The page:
Though we’re financially prepared to walk away (or super, super close anyway), we’re definitely not emotionally prepared to break the news and walk away from that intimacy.

Related post: Why We’re Not Going to Complain About Work Anymore

Our Career Loyalty

We don’t see ourselves as any more loyal than the next guy, but we’ve certainly approached our careers in ways that aren’t so typical anymore. Before we started planning for early retirement, whenever we’d think about the future, we always pictured ourselves with our companies. When we’d go into our performance reviews, we’d talk about our thoughts on how the company could grow long-term. Even now, as we’re on the verge of walking out the door, we’re still thinking about what we can improve on our way out, and who we can position for future leadership, to make sure our companies thrive without us. Throughout our careers, we’ve barely ever looked around at what other jobs might be out there, almost certainly to our financial detriment, and certainly never leveraged other job offers for promotions or higher pay.

All of which makes us sound like suckers. Which maybe we are. But we work for companies that reward loyalty, and we know we’ve both been fast-tracked in our careers in part because we have stuck around and haven’t played those games to get ahead.

So we have no regrets for being career loyalists. It feels like it has worked out well for us. But it does now pose this problem that we’re so invested in our companies and our colleagues that actually pulling the ripcord feels a whole lot harder.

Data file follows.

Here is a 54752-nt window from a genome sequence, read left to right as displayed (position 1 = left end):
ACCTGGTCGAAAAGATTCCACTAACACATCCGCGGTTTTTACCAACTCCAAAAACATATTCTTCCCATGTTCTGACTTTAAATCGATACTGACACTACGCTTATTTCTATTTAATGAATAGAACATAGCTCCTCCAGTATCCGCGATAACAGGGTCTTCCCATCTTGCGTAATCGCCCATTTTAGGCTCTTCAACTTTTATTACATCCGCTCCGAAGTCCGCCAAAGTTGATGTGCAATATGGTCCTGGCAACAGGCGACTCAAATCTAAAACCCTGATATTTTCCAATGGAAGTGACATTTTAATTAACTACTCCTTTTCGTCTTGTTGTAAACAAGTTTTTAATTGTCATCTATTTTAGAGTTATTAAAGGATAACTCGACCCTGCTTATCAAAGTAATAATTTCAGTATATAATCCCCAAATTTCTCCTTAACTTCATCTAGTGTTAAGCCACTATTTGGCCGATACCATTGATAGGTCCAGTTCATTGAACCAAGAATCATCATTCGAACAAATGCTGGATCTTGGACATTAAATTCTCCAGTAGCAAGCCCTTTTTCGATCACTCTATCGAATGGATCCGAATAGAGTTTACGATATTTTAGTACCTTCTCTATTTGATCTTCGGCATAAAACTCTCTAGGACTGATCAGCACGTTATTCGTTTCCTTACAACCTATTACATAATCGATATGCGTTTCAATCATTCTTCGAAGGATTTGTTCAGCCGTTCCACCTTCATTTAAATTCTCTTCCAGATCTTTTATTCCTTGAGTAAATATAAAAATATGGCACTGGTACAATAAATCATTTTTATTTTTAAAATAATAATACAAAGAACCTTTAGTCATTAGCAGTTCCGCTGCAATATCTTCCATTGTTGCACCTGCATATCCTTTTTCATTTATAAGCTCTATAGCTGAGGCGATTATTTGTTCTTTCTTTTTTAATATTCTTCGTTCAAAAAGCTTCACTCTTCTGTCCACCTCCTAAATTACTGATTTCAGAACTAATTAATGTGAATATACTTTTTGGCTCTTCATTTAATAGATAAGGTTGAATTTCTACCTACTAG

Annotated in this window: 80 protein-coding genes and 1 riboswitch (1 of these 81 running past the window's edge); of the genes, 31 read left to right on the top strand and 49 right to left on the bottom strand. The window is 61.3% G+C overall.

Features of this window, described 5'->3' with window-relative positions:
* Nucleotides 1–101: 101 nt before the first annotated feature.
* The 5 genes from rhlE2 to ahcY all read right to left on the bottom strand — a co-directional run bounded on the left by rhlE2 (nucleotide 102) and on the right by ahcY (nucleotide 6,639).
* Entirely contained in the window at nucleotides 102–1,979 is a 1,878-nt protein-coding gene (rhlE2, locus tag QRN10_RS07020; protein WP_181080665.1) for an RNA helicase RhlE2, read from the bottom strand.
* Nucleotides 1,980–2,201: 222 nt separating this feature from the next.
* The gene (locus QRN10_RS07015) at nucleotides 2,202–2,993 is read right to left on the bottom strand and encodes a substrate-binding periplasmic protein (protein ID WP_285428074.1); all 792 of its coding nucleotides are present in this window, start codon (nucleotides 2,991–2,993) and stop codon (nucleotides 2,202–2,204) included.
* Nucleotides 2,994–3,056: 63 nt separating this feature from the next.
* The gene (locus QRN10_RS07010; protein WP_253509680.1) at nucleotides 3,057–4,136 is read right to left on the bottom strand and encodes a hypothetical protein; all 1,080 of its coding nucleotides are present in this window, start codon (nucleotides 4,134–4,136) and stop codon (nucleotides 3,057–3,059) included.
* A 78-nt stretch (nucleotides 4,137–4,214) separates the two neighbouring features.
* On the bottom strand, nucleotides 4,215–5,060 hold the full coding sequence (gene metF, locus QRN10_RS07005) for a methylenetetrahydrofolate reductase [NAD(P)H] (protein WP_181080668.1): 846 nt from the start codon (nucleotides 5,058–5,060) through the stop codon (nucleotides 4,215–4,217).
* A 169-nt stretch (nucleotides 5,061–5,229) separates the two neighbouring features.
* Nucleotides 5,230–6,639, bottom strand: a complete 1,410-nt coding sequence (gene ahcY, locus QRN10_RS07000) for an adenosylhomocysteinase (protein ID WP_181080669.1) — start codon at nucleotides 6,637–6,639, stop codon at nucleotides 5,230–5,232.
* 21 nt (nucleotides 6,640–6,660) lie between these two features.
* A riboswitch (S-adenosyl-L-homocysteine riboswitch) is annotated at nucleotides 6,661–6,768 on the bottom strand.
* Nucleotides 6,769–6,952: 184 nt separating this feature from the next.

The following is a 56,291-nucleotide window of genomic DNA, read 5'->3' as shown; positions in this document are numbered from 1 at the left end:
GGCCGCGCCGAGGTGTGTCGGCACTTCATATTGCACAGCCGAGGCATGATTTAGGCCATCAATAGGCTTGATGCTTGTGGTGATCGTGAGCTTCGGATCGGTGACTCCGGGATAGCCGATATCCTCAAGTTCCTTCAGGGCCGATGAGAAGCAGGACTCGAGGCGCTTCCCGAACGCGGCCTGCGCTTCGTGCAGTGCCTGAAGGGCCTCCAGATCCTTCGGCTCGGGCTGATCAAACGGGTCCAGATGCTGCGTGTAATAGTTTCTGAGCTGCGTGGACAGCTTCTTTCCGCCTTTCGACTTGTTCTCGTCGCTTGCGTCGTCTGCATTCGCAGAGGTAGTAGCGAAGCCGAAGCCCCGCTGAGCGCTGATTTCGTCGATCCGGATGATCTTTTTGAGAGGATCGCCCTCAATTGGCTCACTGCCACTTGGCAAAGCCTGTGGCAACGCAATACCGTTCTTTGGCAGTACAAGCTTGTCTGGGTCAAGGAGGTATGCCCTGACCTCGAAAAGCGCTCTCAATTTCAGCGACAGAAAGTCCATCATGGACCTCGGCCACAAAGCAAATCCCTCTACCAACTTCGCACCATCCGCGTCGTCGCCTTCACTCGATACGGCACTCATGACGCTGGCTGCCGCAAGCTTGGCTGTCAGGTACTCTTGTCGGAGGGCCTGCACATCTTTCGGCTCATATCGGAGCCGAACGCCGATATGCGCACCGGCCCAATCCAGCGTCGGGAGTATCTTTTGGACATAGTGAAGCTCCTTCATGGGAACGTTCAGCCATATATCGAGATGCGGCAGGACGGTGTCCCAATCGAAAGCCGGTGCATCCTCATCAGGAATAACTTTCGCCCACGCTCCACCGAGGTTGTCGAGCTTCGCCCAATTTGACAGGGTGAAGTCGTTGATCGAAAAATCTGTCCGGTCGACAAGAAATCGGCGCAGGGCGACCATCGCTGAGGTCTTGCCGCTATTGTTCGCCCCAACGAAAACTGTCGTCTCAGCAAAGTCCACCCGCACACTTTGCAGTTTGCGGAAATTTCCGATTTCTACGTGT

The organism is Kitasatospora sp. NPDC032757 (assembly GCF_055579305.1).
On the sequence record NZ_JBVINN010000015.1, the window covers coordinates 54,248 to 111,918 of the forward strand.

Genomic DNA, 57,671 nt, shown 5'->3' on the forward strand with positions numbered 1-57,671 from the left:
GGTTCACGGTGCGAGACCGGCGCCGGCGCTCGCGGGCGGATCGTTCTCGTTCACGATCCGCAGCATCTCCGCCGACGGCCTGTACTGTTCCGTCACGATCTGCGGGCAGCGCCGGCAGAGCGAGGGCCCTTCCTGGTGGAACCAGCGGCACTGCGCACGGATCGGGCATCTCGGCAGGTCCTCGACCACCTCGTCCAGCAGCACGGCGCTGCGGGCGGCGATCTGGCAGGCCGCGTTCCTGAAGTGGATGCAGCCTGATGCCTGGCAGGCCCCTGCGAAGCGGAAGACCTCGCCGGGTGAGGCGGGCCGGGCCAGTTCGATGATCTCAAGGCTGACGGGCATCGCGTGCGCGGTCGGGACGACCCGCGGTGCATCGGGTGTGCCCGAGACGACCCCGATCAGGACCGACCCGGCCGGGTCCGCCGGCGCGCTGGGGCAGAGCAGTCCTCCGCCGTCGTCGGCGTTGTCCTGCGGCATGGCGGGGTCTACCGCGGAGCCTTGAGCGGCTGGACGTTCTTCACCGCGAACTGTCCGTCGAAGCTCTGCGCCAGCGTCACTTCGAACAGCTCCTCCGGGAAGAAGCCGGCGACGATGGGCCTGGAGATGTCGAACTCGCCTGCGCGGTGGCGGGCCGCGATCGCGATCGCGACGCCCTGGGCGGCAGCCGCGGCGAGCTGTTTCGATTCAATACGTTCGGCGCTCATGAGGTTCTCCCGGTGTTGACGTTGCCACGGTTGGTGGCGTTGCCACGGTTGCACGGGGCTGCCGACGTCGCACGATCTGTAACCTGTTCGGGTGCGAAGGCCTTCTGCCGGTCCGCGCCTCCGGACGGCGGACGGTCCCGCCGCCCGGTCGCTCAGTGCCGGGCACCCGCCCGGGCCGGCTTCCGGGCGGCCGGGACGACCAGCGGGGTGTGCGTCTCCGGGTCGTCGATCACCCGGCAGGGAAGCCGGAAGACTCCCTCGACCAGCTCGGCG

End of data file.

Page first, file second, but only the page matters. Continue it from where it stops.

The Planning Is Worse Than the Quitting

I’ve often wondered if it would feel easier to quit if I could go in and announce that we’ve won the lottery, or that some long-lost uncle has left us a massive inheritance. There’s no premeditation in that, and who could blame us for wanting to sail off to Tahiti with that kind of windfall.

But what we’re doing isn’t exactly a spur-of-the-moment thing. Even though our timeline has been faster than it is for a lot of folks (no kids plus above average incomes help), we’ve clearly spent years planning for this. And since we’re not big on lying, we can’t hide that fact. We know there will be people who will feel like we should have told them, or at least given some hint. They’ll feel betrayed. It’s a little like that expression:

It’s not the crime. It’s the cover-up. 

Who could blame us for retiring when we can, but they sure could blame us for covering it up for so long.

The Weirdest Reverse Ageism

In our most recent power outage chat, we wondered if either of us would still be getting promotions if we were 62 or 63, and getting close to what most people think of as “retirement age.” It certainly seems like our employers would have less incentive to invest in us and entice us to stay when we only have a few more working years ahead of us.

But at our ages now, they’re sure to tell us how much they value us and see us playing pivotal roles in our companies. Because no one would ever assume that we might now be on our way out. Thirties and forties are not what we collectively think of as retirement age, so therefore, someone leaving at this age is deviating from the system, doing something wrong, breaking the rules. (Of course I prefer this interpretation from a good friend of mine: Beating the game.)